Abbieannian Crusader: Darger’s private world was revealed at his death.
Silence is solace for Henry Darger in the ‘Realms of the Unreal’
Henry Darger’s story is one of silence, exile and cunning. In his one-room apartment, Darger (1892-1973) created a prodigious graphic novel, 15,000 pages long. He wove this life’s work from personal experience, from his interest in the American Civil War, from advertisements, coloring books and children’s books. The Wizard of Oz series by his fellow Chicagoans L. Frank Baum and John O’Neill went into the mix. Finally, Darger varnished his creation with a heavy overlay of good old-fashioned Catholic repression.
The strange resulting masterpiece, The Story of the Vivian Girls in What Is Known as the Realms of the Unreal is one of the most grandiose works of outsider art ever made. Documentarian Jessica Yu’s new film In the Realms of the Unreal provides an overview and biography of the shabby, tormented, undersized man who created it.
To passersby, Darger would have been as colorless as a cave cricket. He was the proverbial little old man in a trenchcoat, so reclusive that there’s still argument over whether his name was pronounced with a hard or soft g.
Darger’s epic work is a hallucinatory war story between two feuding planets. The Calvarinian child slavers are opposed by the planet Abbieannia and their female champions, the seven Vivian girls: “Their beauty could not never been painted had they been seen for real, [sic]” he wrote. The many years of war between child-abusing Calvarinian atheists and the devoted Abbieannian Christians is bloodier than a “thrillion” (Darger’s word) Gettysburgs. But there are idylls between the battles–respites in gardens of colossal flowers, with tame armadillos, kitten-headed dragons and fairy girls with butterfly wings or curled horns like rams on their heads.
Using 3D animation, Yu brings Darger’s drawings to life. The reliable character actor Larry Pine does the voice of Darger–here he sounds like a cross between Jason Robards and William S. Burroughs. Dakota Fanning is his co-narrator. Fanning can be the most calculating of child actresses–she shows off her armor-clad cuteness in I Am Sam and elsewhere. Here, she provides an intelligent child’s voice. She disarms us, implying a childishly innocent context for Darger’s dark side, the hell-is-for-children war atrocities that the evildoers inflict on the Abbieannians.
Darger’s illustrations of naked children under torture raise the question of just how innocent Darger was when he dreamt of his girls with little-boy genitals. Yu parries the suspicion of pedophilia in several ways, stressing Darger’s own abused childhood at Catholic orphanages and at the Illinois State Home for Feeble-Minded Children. In Darger’s day, images of naked kids were common in advertisements and in kitsch newspaper photos.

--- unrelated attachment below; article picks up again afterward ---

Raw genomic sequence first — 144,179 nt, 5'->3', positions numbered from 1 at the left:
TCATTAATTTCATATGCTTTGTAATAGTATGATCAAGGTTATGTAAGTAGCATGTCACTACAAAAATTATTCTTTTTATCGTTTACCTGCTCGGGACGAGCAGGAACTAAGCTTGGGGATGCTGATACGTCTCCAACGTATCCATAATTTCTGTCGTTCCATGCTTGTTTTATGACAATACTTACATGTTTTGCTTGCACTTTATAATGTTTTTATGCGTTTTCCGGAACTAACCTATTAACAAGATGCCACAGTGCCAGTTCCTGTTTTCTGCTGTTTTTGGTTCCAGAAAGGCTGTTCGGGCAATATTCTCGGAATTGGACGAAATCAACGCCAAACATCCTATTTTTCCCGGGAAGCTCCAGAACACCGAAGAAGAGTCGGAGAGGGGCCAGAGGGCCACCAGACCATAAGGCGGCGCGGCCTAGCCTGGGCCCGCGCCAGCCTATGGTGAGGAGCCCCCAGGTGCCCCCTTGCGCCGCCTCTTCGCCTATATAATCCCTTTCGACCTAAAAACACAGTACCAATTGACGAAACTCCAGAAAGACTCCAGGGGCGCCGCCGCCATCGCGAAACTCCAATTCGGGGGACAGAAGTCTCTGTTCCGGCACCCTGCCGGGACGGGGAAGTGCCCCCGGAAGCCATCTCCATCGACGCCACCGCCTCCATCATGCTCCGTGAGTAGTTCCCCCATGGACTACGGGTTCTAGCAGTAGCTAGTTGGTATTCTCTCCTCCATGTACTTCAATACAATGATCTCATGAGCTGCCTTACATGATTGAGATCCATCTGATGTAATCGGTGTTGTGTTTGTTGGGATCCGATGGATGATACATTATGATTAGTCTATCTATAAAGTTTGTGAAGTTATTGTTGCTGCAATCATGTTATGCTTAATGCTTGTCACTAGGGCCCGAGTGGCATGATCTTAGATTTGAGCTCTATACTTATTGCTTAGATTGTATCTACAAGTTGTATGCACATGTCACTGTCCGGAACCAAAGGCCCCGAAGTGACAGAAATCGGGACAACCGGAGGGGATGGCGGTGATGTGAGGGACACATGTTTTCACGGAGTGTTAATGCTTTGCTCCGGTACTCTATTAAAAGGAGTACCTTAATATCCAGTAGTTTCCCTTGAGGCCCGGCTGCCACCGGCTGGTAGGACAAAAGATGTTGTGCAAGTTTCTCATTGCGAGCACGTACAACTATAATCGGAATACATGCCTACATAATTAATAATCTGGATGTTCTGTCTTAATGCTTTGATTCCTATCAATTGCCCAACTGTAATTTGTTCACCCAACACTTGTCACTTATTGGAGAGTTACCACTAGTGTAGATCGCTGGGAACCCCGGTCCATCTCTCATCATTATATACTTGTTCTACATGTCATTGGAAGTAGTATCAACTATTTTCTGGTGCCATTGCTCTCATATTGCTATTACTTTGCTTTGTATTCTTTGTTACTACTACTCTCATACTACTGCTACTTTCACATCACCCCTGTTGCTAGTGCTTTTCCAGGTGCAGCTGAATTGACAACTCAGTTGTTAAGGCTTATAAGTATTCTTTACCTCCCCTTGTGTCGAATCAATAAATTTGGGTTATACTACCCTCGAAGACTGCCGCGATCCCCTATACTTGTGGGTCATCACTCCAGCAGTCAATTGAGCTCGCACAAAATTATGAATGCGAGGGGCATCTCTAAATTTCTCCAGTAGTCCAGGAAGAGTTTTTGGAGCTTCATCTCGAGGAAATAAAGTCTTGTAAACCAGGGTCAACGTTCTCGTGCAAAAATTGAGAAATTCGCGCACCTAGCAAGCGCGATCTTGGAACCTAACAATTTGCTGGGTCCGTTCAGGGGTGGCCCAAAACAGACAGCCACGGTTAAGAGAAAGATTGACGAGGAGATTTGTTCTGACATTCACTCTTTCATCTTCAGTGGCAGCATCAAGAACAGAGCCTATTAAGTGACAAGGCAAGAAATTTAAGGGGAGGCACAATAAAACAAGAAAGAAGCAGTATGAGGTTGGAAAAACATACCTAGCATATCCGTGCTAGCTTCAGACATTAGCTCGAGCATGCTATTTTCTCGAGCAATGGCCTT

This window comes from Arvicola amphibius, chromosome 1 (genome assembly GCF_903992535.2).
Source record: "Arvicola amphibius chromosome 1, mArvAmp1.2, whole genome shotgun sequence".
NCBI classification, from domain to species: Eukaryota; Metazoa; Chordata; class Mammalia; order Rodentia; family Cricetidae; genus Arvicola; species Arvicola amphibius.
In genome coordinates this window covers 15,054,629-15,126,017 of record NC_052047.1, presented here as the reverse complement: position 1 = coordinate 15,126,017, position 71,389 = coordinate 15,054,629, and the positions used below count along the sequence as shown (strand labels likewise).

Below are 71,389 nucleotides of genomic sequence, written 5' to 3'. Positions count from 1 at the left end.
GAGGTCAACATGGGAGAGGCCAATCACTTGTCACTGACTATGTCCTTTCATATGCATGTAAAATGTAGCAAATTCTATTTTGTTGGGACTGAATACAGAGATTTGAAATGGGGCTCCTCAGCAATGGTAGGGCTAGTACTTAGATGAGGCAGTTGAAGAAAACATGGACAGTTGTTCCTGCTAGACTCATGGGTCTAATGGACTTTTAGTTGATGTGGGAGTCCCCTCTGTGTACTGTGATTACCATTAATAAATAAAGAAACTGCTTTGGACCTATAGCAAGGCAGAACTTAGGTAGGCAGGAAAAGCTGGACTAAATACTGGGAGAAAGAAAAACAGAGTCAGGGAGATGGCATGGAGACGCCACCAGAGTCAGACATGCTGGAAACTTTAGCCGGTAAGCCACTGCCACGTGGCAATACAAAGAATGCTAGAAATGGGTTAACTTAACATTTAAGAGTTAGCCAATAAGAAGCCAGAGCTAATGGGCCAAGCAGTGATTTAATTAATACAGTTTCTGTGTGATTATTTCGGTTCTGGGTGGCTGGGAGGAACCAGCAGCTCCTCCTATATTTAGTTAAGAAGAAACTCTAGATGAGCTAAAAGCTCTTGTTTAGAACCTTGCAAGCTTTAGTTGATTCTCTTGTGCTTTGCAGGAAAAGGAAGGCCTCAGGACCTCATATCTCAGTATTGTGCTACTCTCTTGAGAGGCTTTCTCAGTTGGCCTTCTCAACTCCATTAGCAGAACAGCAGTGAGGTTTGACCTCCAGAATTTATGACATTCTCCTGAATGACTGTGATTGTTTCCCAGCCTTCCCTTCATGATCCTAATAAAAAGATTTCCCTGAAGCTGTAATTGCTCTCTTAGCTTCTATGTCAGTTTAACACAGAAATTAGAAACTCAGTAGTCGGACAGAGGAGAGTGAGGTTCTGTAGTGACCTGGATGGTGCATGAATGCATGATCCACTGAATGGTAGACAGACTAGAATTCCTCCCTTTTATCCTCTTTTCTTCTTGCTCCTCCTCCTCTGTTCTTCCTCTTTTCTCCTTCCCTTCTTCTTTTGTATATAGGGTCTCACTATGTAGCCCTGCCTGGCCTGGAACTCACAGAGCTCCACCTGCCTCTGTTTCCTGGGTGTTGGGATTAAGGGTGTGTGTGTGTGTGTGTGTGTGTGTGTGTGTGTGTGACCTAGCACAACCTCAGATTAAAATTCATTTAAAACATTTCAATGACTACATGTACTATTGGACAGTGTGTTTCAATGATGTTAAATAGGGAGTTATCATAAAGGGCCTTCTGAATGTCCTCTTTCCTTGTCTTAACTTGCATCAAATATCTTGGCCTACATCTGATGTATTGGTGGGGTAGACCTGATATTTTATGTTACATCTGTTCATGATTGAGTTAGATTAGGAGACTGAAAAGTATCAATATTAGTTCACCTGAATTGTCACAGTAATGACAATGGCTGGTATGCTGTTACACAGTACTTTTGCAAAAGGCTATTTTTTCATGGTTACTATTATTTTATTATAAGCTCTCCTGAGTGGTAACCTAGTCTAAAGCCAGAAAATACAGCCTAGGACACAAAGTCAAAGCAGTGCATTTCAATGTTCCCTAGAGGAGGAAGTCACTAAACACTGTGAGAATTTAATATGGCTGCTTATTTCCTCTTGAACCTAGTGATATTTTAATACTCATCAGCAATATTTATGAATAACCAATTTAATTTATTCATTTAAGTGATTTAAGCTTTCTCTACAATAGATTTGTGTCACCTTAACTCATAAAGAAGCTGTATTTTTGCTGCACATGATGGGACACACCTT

It’s also possible Darger only had a speculative idea of what sex was. (“I really don’t think he knew the difference between boys and girls,” theorizes Darger’s former neighbor, Regina Waters.) Finally, he was an obedient and faithful Catholic, who claimed the Vivian Girls could only be approached by someone in a state of grace. Yu comments, “I decided early on not to include any art experts or psychologists; when it comes to Darger, we’re all guessing, anyway.”
Yu has to be one of the few who has read the entirety of The Story of the Vivian Girls, and that qualifies her as an expert. She previously directed Breathing Lessons: The Life and Work of Mark O’Brien, an Oscar-winning short about a poet confined to an iron lung. Darger’s confinement was almost that total. His life recalls Hamlet’s line, “I could be bounded in a nutshell and call myself a king of infinite space.”
On his death bed at 81, Darger got a lone word of praise for his art. His response was tart: “Too late.” It’s an obvious irony that his talent should be revealed after his death. Worse, perhaps, is the thought of those recluses who don’t have landlords as sensitive to creativity as was Darger’s own unofficial curator, his landlord Kiyoko Lerner. Dumpsters must be brimming with the art of such hermits as purely, madly obsessed as Darger was. You don’t need an imagination as fevered as his to guess what a loss that is.
‘In the Realms of the Unreal’ screens at Rialto Cinemas Lakeside (551 Summerfield Road, Santa Rosa, 707.525.4840) and the Rafael Film Center (1118 Fourth St., San Rafael, 415.454.1222).
From the January 12-18, 2005 issue of the North Bay Bohemian.